Federal DNA Database 

Interpreting DNA

Starting in October 2016, FDDU began to issue a new and smaller oral DNA collection device. This new collector allows for a direct transfer from inside the cheek onto collection paper in a similar manner to the current collection device, and allows for the possibility of self-collection by offenders. Detailed instructions for its use is included in the kits, and the FD-936 form has not changed. FDDU will continue to accept the old kits, so please use all the current kits in your inventory before ordering new kits.

What We Do  

The Federal DNA Database Unit (FDDU) serves the greater forensic community by aiding investigations through hit confirmations against individuals whose profiles are in the National DNA Index System (NDIS). Agencies submit blood or buccal samples to the unit from individuals who are required by law to do so. These include individuals convicted of, arrested for, or facing charges of certain qualifying federal crimes or convicted of qualifying District of Columbia offenses, as well as non-U.S. citizens who are detained under the authority of the United States. FDDU then produces a DNA profile for each of these individuals and uploads it to the NDIS, which is part of the Combined DNA Index System (CODIS).

These known DNA profiles are then searched against unknown forensic profiles from crime scenes across the country. If a match is identified, the casework laboratory can request FDDU to confirm the offender sample DNA profile. Once the profile is confirmed, the FDDU will then release the subject's personal identifying information back to the casework laboratory. This information can then be passed on to investigators in the hopes of apprehending the perpetrator. Thanks to law enforcement agencies and their sample submissions, FDDU has uploaded over one million profiles to NDIS and has aided thousands of investigations to date.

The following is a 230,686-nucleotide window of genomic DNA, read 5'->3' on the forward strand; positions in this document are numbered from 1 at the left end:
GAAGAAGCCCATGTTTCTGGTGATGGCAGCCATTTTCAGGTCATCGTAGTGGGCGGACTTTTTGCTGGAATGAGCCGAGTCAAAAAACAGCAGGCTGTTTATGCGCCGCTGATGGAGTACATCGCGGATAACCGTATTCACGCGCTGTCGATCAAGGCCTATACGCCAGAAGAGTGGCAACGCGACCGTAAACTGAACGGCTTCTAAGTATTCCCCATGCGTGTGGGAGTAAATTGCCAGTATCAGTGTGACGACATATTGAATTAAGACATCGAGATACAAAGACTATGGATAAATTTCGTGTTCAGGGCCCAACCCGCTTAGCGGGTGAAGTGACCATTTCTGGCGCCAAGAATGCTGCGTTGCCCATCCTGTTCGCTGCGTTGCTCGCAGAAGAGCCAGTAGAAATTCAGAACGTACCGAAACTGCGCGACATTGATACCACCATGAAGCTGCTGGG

How We Do It 

A visual, step-by-step representation of the DNA sample submission and testing process used by FDDU.

Under the overall direction of the FDDU chief, unit operations effectively cascade across two supervisors and are guided by their respective management of integral program teams. A team of accessioning scientists handle the initial triage of submissions into the unit, inventorying samples, inputting specimen data, and preparing specimens for the beginning stages of testing. A team of laboratory scientists apply robotic processing stations and high-throughput instrumentation to generate DNA typing results from samples within days of sample acceptance. A team of reporting scientists interprets the resulting DNA profiles, approve data for upload, and author correspondence to casework laboratories regarding database associations confirmed between FDDU specimen DNA profiles and corresponding evidentiary DNA profiles.

On a compliance level, the FDDU is supported by teams of DNA technical specialists and DNA program specialists, who have critical responsibilities within the unit for ensuring the quality assurance and quality control of analytical testing, as well as conformance of database operations with established procedural requirements.

Administratively, the unit is supported by a team of management and program analysts with responsibilities for budgetary execution, procurement, inventory, and logistical applications. The unit relies heavily upon an information technology team to support the unit network and overall infrastructure backbone that drives the various operational applications.

From a technology perspective, a DNA Laboratory Information Management System (LIMS) is critical for the automated development of specimen works lists, controlling the stepwise progression of each sample through the entire analytical process. The FDDU utilizes robotic systems in the laboratory to achieve high-throughput processing, allowing for a day-through-evening uninterrupted workflow without human intervention, permitting maximum operational efficiency. A sophisticated software analysis tool (expert system) permits an automated review of resulting DNA data with a reduced level of scientist intervention, increasing throughput rate while consistently meeting or exceeding required performance measures.